• From manifestation and histologic exam of the skin
    • Treatment is systemic corticosteroids in high doses
    • Patient may be treated in a burn center
  17. Erythema multiforme
    • Characterized by inflammation of the skin and mucous membranes, often associated with toxic reactions to a drug
    • Lesions vary in presentation and may involve the skin or mucous membranes or both
    • Characteristic “bull’s eye” or “target” lesions occur on the skin surface with a central erythematous region surrounded by concentric rings
  18. Erysipelas
    • Acute superficial infection of the upper dermis
    • Usually caused by group A beta hemolytic strep
    • Face, ears, lower legs
  19. Manifestations of Erysipelas
    • Chills, fever, malaise precede onset of lesions
    • Initial lesions are firm, red spots that enlarge and coalesce
    • Coalesce to form clearly circumscribed advancing, bright red, hot lesion with raised border
    • Itching, burning, tenderness are present
    • Use cold compresses and systemic ABT
  20. Sebborheic Keratosis
    • Benign proliferation of basal cells that produce elevated lesions that may be smooth or warty
    • Usually seen in older people
    • Multiple lesions on the chest, back and face
    • Tan to waxy yellow, flesh colored, or dark brown-black
    • Often greasy appearing
  21. Actinic keratosis
    • Premalignant lesion found on skin exposed to sun
    • Prevalence is highest in those with unprotected, light colored skin
    • Rare in blacks
    • Rough, poorly defined papules; may be felt more than seen
    • Some areas may have telangiectasias
    • Freeze with liquid nitrogen
  22. Basal Cell Carcinoma
    • Most common human cancer
    • Tumors grow upward and laterally or downward to the dermal/epidermal junction
    • Usually have depressed centers and rolled borders
    • Usually do not metastasize, but grow by direct extension to adjacent structures
  23. Basal Cell Carcinoma is mostly seen on ____ and ____. Growth is ____.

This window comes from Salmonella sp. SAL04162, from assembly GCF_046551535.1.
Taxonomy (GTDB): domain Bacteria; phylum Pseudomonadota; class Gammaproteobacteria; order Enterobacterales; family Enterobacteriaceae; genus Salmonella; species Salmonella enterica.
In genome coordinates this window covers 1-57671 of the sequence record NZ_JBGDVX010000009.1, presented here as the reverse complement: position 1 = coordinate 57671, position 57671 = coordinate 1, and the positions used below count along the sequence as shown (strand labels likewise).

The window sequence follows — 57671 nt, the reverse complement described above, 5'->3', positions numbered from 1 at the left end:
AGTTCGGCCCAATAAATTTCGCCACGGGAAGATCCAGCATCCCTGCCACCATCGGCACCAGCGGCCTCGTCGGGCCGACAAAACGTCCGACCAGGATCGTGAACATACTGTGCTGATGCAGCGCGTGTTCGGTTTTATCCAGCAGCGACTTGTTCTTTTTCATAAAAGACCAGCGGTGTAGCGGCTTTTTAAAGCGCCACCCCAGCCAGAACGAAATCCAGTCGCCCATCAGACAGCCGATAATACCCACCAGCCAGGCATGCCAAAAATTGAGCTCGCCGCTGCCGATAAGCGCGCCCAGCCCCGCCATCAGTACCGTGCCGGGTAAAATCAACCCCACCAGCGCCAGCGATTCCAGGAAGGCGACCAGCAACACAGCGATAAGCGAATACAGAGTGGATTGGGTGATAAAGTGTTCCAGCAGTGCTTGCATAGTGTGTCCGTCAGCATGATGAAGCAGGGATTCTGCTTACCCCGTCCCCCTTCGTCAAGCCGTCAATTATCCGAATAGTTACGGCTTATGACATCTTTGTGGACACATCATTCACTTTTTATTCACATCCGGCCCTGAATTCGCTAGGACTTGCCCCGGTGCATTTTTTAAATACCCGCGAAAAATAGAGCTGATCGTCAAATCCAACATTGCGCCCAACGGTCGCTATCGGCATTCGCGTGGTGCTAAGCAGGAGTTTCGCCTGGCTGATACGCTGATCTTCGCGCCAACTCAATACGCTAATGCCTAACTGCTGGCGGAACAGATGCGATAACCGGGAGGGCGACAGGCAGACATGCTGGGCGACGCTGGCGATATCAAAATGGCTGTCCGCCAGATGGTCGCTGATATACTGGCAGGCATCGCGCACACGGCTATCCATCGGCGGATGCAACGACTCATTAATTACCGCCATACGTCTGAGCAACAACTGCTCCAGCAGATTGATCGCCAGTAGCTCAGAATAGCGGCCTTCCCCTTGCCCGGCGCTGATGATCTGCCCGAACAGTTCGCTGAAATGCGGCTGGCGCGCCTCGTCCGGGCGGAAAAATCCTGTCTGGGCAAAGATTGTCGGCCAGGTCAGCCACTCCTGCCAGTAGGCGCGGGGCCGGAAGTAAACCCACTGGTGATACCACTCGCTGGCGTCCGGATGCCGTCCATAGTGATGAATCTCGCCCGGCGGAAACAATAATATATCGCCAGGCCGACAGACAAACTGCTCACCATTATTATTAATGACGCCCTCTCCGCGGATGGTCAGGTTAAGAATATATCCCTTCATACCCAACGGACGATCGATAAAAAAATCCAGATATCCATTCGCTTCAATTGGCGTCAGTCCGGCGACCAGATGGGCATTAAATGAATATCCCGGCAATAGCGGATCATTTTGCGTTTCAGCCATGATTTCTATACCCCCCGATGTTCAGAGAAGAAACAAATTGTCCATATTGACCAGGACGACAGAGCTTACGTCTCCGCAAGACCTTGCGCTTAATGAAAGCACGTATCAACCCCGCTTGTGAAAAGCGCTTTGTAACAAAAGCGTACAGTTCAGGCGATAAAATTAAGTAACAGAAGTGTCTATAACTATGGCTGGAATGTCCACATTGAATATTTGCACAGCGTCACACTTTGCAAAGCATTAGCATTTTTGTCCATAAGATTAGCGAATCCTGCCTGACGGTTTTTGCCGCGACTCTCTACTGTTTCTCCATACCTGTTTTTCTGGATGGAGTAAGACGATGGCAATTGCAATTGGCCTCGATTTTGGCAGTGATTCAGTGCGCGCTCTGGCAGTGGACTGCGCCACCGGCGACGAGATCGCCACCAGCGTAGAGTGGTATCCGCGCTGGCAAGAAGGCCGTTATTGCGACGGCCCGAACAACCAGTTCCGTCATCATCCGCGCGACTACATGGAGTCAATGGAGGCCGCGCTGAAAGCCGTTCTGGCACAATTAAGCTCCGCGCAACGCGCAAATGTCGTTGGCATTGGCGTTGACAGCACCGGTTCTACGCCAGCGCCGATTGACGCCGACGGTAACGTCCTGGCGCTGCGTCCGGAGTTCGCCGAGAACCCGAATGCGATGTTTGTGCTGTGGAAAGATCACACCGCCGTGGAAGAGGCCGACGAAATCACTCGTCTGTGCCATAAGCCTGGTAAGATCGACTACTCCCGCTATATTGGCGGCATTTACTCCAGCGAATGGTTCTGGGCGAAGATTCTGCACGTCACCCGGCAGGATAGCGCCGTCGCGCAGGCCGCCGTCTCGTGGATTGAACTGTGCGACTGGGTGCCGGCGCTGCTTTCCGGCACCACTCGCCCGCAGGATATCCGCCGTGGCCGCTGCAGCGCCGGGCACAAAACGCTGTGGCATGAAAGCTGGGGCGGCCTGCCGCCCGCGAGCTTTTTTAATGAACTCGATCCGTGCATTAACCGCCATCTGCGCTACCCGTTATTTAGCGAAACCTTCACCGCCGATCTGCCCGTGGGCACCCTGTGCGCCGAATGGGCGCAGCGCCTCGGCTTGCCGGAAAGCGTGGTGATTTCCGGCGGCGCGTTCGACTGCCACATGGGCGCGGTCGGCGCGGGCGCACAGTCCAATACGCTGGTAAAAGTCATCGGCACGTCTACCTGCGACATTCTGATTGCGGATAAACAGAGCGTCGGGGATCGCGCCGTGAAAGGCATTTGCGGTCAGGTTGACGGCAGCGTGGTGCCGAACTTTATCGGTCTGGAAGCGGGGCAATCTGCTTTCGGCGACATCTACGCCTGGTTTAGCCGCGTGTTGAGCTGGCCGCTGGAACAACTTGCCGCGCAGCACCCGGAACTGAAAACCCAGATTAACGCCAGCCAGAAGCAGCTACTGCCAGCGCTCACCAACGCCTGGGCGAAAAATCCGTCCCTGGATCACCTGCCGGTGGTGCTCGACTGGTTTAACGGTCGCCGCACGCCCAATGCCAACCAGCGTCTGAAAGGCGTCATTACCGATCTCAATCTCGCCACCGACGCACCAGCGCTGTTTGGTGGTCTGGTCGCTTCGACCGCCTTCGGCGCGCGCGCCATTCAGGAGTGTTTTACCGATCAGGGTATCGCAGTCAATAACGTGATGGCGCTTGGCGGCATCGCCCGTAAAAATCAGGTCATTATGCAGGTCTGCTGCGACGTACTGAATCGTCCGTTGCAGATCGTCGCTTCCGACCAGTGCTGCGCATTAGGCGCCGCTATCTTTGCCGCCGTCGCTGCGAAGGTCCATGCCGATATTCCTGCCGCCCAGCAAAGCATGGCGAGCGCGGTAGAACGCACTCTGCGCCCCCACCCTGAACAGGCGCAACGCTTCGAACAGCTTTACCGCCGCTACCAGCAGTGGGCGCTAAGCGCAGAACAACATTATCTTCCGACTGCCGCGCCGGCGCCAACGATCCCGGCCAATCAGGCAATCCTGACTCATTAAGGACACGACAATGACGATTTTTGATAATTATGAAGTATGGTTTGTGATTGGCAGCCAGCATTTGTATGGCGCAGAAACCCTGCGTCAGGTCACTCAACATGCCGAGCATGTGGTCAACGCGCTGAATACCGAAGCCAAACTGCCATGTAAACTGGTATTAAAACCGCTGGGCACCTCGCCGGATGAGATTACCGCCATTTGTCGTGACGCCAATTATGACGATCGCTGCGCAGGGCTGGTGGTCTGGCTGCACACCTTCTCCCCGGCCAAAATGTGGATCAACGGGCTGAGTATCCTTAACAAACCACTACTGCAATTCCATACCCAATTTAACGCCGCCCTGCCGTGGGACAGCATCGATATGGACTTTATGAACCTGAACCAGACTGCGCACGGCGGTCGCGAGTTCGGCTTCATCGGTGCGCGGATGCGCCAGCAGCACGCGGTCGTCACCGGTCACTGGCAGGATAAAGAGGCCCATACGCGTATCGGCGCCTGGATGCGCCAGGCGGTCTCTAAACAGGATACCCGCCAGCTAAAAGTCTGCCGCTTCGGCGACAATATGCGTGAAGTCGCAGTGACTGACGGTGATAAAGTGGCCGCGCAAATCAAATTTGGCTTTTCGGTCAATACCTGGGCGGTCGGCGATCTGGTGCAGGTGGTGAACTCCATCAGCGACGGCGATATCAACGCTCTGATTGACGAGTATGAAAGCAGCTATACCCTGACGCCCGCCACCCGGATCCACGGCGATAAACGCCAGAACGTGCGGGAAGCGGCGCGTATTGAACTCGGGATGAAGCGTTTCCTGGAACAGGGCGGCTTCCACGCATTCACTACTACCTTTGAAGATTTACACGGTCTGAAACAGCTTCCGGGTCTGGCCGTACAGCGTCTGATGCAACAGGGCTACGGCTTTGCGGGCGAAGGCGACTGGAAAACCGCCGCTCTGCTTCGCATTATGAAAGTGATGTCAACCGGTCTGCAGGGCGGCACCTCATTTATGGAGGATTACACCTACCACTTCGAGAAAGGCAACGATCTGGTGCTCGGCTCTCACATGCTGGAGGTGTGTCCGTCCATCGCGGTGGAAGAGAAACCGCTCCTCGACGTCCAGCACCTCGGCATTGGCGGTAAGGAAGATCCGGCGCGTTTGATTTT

• Face
    • Neck
    • Slow
  24. Squamous Cell Carcinoma
    • Tumor of the epidermis
    • Two types: in situ and invasive
    • Significantly more malignant if left untreated
    • Areas affected are the head and neck
    • Pre-malignant lesions are sun-damaged skin or actinic keratosis
  25. Bowen Disease
    Dysplastic epidermal lesion found on unexposed areas of the body such as the penis and demonstrated by flat, reddish, scaly patches; they rarely invade surrounding tissue and almost never metastasize
  26. Malignant Melanoma
    • Early recognition is key
    • ABCDE rule: asymmetry, border irregularity, color variation, diameter larger than 6 mm, evolving or rapid enlargement
    • Causes: genetic predisposition, solar radiation, steroid hormone activity
    • Treatment is guided by size and depth of lesion
    • Surgery, radiation, chemotherapy, biologic response modifiers
  27. Paronychia
    • Acute or chronic infection of the cuticle Acute paronychia is the rapid onset of painful inflammation of the cuticle, usually after minor trauma
    • An abscess may develop requiring I & D for relief of pain
    • Most common causative organisms are staph and strep
  28. Onychomycosis
    • Is a fungal or dermatophyte infection of the nail plate
    • Nail plate turns yellow or white and becomes elevated with the accumulation of hyperkeratotic debris
    • Treatment is difficult as topical or systemic antifungals do not penetrate the nail bed very well
Card Set
Skin Flashcards
Dr. Tuck Exam 3